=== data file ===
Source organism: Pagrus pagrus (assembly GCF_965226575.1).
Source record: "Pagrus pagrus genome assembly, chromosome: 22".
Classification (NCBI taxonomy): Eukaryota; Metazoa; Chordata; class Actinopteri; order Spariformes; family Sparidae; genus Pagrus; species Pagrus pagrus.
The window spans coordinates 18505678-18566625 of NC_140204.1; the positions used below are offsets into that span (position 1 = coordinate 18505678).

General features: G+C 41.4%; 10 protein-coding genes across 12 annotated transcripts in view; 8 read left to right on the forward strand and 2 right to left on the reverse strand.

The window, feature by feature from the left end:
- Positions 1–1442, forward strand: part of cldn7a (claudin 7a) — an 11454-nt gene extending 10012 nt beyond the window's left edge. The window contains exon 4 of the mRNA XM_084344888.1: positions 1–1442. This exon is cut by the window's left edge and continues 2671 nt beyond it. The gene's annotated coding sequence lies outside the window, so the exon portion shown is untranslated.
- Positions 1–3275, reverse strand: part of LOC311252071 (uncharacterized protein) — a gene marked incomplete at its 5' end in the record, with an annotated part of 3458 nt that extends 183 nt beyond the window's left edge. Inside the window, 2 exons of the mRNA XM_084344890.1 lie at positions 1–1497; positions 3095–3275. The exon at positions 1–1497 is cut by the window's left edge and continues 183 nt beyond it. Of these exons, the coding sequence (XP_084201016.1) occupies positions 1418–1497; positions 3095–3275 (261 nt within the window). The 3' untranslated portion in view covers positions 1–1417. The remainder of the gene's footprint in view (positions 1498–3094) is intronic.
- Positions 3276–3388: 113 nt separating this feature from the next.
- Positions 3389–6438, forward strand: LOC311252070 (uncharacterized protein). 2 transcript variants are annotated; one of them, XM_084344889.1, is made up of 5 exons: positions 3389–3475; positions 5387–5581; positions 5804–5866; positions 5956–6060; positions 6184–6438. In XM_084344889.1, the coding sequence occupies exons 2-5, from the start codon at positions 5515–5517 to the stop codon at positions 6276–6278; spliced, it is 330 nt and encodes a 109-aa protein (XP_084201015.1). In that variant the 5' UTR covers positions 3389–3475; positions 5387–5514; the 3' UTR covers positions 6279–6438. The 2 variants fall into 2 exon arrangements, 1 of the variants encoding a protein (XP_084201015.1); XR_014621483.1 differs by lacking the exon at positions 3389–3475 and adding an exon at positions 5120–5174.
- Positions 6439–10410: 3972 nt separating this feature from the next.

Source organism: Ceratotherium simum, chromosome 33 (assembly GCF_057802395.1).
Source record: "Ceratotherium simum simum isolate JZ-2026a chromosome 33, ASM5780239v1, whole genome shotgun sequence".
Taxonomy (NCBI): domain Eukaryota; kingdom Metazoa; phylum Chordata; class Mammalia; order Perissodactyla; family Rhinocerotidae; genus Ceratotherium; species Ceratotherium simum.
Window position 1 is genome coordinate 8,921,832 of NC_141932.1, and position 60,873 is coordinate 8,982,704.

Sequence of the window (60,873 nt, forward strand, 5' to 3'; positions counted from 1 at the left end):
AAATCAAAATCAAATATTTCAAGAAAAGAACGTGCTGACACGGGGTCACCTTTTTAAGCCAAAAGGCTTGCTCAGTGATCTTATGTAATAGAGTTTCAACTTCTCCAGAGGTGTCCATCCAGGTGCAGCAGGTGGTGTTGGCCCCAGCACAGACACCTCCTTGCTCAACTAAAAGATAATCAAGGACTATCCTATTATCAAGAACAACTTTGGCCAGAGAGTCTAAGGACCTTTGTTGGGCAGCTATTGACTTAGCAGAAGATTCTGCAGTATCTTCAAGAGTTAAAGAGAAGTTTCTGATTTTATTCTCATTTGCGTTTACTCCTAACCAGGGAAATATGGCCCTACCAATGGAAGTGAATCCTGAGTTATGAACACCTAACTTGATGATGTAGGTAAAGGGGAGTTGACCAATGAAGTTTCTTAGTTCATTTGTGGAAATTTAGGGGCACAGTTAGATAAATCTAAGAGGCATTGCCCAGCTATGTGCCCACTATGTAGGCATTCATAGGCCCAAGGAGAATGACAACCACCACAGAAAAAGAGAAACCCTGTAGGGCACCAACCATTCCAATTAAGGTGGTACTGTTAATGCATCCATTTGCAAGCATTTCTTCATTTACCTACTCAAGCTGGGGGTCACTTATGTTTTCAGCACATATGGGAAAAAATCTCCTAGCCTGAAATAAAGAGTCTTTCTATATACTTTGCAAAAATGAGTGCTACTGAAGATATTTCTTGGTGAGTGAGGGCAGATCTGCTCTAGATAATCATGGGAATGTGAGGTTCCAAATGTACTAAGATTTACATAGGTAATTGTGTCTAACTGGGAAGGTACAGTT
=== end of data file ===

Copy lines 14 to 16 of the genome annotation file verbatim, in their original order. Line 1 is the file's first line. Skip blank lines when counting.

Taxonomy (NCBI): domain Eukaryota; kingdom Metazoa; phylum Chordata; class Mammalia; order Perissodactyla; family Rhinocerotidae; genus Ceratotherium; species Ceratotherium simum.
Window position 1 is genome coordinate 8,921,832 of NC_141932.1, and position 60,873 is coordinate 8,982,704.

Sequence of the window (60,873 nt, forward strand, 5' to 3'; positions counted from 1 at the left end):